> IO-based monads that must precisely implement IO control flow." Exception
> handling is well understood for pure code, and finalizers unnecessary.
See my note about `ErrorT SomeException ST` above. It could be IO, it
could be ST, it could be something you made in you garage this weekend.
As long as there is something stateful involved, finalizers do have a
>> 2. Regular IO functions can be generalized just by prefixing them
>> with `liftBase $`. This will make them work in any `MonadBase IO μ`.
> I disagree, and submit the modification: "Regular IO functions can be lifted
> without respect to control flow by prefixing them with liftBase. This will
> make them work in any `MonadBase IO mu'." Just because I can lift a function,
> doesn't mean it's been generalized; in particular, any more primitive functions
> it calls continue to be the original, and not generalized versions.
>> 3. Most IO control operations can be generalized just by changing
>> their type signatures to use MonadAbort/Recover/Finally/Mask (without
>> changing the body; maybe with just a few `liftBase`s here and there).
>> This will make them work at least in IO, AIO, and transformer stacks on
>> top of them.
> I agree, but submit that of the MonadAbort/Recover/Finally/Mask quartet
> Finally should be dropped and Abort/Recover/Mask unified into one typeclass.
I disagree. MonadFinally is important for having unrecoverable failures
and MonadAbort/MonadRecover split is exactly the same as
If you really want to merge MonadMask, I recommend
class (MonadRecover SomeException μ, Ord m, Bounded m)
⇒ MonadCatch m μ | μ → m where
-- `h` /must/ be masked with `minBound ∷ m` by implementation.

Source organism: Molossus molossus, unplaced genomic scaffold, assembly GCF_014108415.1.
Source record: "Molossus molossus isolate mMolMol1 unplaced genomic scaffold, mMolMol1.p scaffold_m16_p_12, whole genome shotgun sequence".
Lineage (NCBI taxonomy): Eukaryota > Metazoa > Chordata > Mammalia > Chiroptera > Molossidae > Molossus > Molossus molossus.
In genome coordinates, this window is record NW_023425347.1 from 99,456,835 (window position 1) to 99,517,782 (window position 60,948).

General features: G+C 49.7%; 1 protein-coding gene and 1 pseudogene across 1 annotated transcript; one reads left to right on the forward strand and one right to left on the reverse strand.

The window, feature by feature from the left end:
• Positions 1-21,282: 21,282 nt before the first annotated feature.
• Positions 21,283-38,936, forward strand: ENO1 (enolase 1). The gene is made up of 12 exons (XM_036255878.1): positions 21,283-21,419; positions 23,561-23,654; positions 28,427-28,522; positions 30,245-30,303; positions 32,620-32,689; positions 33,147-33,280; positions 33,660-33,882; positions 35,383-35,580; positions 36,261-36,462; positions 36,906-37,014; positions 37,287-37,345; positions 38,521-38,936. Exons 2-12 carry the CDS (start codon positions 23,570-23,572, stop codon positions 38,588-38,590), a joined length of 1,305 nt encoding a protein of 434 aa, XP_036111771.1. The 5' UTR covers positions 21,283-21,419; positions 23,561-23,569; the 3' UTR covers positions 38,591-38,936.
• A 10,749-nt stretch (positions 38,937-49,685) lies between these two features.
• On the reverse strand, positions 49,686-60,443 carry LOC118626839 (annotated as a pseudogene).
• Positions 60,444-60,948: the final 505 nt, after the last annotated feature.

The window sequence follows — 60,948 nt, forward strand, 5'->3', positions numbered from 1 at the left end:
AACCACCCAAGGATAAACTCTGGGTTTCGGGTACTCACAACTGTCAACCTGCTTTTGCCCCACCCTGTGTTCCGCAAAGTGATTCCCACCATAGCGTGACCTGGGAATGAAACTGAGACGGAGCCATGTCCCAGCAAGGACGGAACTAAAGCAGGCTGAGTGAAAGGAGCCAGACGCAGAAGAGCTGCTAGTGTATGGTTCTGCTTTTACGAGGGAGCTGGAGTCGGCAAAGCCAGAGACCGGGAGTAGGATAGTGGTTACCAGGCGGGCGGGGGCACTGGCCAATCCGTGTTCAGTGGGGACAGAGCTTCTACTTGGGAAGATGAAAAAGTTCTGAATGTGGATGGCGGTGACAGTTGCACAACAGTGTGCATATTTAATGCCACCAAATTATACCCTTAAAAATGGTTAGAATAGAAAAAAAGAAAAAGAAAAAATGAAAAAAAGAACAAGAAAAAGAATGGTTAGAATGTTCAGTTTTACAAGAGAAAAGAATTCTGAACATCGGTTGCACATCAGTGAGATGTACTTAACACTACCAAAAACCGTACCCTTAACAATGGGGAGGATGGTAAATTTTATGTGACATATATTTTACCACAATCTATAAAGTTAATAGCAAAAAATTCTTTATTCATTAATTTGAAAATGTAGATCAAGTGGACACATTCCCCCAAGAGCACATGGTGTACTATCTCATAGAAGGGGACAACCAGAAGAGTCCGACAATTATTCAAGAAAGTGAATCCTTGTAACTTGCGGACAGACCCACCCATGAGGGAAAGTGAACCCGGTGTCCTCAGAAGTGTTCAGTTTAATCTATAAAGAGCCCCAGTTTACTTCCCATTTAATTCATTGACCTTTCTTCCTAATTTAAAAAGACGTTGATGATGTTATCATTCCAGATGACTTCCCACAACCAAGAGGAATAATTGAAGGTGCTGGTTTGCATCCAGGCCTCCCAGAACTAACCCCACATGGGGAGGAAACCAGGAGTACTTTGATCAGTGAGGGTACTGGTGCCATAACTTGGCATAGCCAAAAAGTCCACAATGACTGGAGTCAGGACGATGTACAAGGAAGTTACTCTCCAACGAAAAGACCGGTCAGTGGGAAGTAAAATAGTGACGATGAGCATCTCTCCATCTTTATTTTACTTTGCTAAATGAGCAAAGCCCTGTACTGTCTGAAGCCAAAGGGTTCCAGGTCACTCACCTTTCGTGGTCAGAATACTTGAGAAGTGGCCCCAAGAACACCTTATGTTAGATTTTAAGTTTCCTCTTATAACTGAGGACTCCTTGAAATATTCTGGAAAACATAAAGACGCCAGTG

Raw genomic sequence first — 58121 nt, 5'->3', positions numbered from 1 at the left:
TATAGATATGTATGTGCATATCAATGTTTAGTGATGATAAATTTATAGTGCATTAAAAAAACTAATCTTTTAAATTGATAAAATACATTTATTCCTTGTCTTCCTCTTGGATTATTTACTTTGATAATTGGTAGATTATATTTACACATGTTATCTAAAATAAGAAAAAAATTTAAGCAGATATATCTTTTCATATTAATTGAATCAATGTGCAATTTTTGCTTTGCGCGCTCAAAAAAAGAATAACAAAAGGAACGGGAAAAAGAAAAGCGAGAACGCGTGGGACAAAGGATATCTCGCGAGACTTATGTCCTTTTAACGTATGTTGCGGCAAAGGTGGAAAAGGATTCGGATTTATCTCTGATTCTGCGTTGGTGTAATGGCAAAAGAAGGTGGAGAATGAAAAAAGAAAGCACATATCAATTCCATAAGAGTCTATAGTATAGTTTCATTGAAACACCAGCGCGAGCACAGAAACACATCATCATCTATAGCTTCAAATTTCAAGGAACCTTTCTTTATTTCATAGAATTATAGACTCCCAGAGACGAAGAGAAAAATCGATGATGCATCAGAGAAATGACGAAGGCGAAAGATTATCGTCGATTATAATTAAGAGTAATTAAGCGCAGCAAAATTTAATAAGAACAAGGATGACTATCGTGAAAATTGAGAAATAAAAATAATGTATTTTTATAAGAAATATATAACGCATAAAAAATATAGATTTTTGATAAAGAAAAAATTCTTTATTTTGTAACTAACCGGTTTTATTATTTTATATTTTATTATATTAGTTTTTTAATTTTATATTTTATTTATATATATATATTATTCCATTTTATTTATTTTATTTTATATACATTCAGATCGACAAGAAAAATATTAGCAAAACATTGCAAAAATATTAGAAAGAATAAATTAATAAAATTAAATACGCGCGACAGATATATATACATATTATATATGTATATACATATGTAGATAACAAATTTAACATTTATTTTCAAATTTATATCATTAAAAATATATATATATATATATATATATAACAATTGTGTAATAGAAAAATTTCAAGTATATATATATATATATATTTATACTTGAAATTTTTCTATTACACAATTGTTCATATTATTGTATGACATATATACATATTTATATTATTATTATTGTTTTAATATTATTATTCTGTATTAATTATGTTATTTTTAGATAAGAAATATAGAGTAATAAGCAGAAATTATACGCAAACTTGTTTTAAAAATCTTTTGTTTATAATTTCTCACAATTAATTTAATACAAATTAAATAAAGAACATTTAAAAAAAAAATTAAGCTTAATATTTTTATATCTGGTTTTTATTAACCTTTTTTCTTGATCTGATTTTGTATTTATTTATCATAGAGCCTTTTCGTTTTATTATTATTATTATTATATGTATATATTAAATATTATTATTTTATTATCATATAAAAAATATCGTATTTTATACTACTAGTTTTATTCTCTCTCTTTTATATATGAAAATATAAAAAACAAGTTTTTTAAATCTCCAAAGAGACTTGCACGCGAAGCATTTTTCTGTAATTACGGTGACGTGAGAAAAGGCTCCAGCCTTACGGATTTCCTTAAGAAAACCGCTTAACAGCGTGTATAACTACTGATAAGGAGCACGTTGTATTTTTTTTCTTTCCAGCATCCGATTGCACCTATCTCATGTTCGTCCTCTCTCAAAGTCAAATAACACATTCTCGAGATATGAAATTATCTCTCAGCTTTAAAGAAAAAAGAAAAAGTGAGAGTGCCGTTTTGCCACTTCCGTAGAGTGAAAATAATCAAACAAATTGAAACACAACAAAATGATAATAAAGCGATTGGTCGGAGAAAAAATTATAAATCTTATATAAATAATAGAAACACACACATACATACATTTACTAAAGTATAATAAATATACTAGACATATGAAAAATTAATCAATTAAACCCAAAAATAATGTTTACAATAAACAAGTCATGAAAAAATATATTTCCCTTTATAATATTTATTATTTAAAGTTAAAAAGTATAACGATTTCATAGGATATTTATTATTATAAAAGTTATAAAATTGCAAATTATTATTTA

-- Notice that `recover m (mask_ . h)` won't do in general, as an
-- asynchronous exception can arrive just before `mask_`.
catch ∷ Exception e ⇒ μ α → (e → μ α) → μ α
catch m h = recover m $ \e → maybe (throw e) h (fromException e)
getMaskingState ∷ μ m
getMaskingState = return minBound
setMaskingState ∷ m → μ α → μ α
setMaskingState = const id
>> 4. IO control operations that rely on passing IO actions to a primop
>> (like, presumably, `alloca`) should be generalized the monad-control way
>> (which is OK, I don't see how I can lift it to AIO anyway, even if I try
>> to do it manually). Partial generalizations like `alloca' ∷ (Storable α,
>> MonadBase IO μ) ⇒ (Ptr α → IO β) → μ β` might also be useful.
> I (surprisingly) disagree, and submit that they /can/ be generalized the
> copy pasting way, and if such a change is coordinated with the base teams,
> could be the preferred mechanism.
> 1. The only known semantics of asynchronous exceptions involves the
> primitives abort, recover and mask, and this semantics can be converted
> into one that is synchronous if we supply a no-op definition for mask and
> require the semantics stay the same. It seems poor for this semantics to
> grow to include finally or for this semantics to contract to have abort
> without recover, or recover without abort. But this is not a fundamental
> point, and while there are lots of different exception handling semantics,
> it's possible specialized applications could make sense with limited
> combinators: however, *show me the semantics.*
> 2. Finalizer handling is not necessary in pure code.
Hopefully I addressed both (1) and (2).
> 3. A way of cleaning up the IO sin bin would be to generalize appropriate
> primitive functions over appropriate type classes, and then copy pasting
> the source for all derived definitions. I submit that doing so as a third
> party is a bad idea. I submit that we can do this incrementally, and that
> it's not that bad of an idea if you can convince the GHC team it's a good
> idea. Exception handling might be a good place to start. (An issue to
> consider: what about the interaction of orthogonal features?)
I wouldn't be too optimistic about convincing GHC HQ. Even making
Applicative a superclass of Monad can make Haskell98 nazis come after
you in ninja suits.
Regarding orthogonal features. What exactly do you have in mind?
> 4. (3) is the only way of getting an appropriate behavior for models of IO
> with weird control flow. So, I agree with you, monad-control is no good
> for AIO, and your essential idea is necessary. (Though, Anders claims that
> at some point he figured out how to fix the ContT problem for monad-peel; I
> should poke him again on this point.)
This is interesting.